The Strange Case of Brian Brannman


Or—"That's no drunk! That's a rear admiral!"

Recall that big smallpox scare last week. A flight from New Orleans to Charlotte briefly riveted world attention after a man on board a US Airways plane claimed to have smallpox.

Homeland Security went on scramble, the FBI was called in, 113 passengers were kept on the plane for hours, and the mysterious smallpox man was whisked to a hospital isolation room by a moon-suited hazmat team.

Smallpox is such a threat as a terror weapon that in 2002 President Bush announced a targeted vaccination program for first-responders and government leaders. Of course. This reversed about 25 years of public health policy, which held the deadly disease to be eradicated .

Meanwhile in Charlotte, the story next morphed into a drunken man who had made the smallpox claim as a hoax of some sort. Drunk Man did not have smallpox, nor did he expose others on the plane to smallpox. Still very odd, but not downright scary.

Yesterday the story got weird. Turns out the man who made the smallpox claim is Rear Adm. Brian Brannman of the U.S. Navy.

Brannman was returning from some sort of medical conference in New Orleans on the flight. Brannman has been the director of the Director of the Navy Medical Service Corps since 2004. Until January Brannman was double-hatted as also the head of the Navy's massive medical center in San Diego.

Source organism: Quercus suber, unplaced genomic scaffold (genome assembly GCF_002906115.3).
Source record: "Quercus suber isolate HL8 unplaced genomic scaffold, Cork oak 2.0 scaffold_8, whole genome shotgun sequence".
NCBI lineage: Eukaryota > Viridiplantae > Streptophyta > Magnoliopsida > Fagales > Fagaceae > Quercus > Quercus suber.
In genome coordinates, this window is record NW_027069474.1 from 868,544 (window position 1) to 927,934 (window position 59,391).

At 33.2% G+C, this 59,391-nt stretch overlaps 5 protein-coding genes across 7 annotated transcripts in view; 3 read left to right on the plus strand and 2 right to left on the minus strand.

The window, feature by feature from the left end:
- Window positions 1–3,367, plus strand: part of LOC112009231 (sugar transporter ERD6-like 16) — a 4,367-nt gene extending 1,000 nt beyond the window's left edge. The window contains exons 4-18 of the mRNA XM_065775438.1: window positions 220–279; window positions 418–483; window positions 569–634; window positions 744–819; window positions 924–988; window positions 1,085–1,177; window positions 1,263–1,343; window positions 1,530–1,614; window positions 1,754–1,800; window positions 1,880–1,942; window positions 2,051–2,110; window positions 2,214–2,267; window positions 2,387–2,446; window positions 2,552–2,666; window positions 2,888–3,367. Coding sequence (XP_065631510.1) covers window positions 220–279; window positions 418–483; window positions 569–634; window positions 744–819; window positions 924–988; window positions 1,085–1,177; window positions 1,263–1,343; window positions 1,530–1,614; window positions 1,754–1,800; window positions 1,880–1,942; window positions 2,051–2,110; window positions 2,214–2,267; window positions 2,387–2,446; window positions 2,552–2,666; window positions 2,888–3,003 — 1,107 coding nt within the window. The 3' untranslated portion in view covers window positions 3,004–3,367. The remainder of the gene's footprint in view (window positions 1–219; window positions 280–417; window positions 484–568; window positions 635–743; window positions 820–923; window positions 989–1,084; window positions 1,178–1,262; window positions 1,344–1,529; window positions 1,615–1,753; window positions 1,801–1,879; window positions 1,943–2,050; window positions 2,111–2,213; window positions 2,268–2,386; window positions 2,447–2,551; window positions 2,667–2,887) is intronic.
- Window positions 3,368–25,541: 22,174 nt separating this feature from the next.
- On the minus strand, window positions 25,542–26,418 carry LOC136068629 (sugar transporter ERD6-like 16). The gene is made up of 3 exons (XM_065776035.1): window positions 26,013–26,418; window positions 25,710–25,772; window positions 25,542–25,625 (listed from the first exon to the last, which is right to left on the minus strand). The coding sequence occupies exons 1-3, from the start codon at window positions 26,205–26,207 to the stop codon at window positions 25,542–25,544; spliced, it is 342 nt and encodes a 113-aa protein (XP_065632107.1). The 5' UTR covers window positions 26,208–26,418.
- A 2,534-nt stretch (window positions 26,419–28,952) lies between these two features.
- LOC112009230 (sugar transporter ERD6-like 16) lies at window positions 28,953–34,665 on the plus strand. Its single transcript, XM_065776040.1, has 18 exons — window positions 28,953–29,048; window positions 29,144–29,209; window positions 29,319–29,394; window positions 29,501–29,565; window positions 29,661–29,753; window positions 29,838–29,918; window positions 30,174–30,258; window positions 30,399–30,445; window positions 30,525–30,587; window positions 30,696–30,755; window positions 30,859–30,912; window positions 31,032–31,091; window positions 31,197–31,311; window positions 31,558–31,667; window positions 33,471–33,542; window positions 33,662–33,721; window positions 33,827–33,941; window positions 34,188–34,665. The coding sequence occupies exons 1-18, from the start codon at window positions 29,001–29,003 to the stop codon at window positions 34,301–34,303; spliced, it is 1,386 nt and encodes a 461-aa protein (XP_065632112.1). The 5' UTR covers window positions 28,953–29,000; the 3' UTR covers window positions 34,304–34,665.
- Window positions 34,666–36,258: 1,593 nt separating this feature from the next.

His military bio cites "the Legion of Merit (two awards), the Defense Meritorious Service Medal, the Meritorious Service Medal (four awards), the Navy Commendation Medal (two awards), the Navy Achievement Medal, the Armed Forces Service Medal, and various service and unit awards."

In short, nothing in Brannman's 28-year military career marks him as someone who would shout "Smallpox!" in a crowded airplane.

Now things get spooky. The investigation into Brannman's conduct on the plane is over.

The U.S. Attorney in Charlotte will not file charges against Brannman for disrupting the flight, let alone bring any kind of terroristic threat charge. The case is, officially, closed.

WBTV, so far the only media outlet reporting on Brannman's role in the incident, cites unnamed sources as saying Brannman suffered from "real mental problems" which contributed to the smallpox scare.

Perhaps. But mental issues or confusion or jokes have not been an effective shield against a federal prosecutor bringing charges in these kinds of incidents, especially since 9/11. If hoaxers or mental patients even make it to a courtroom, that is.

Rigo Alpizar was shot dead in December 2005 by air marshals after he had a panic attack and tried to bolt from a plane in Miami. Federal agents said he shouted something about a bomb. So they shot him.

Among the outstanding questions still to be answered regarding Brannman is the not small matter of access to smallpox. Does or did, Adm. Brannman have any access to the deadly disease in the course of his duties? Is there any kind of official policy on what kind of threats are ipso facto credible or does it completely turn on who you are? Was the incident some sort of first-responder test? Will Brannman continue in his current role with the Navy?

Or should we just go put our heads on our desks?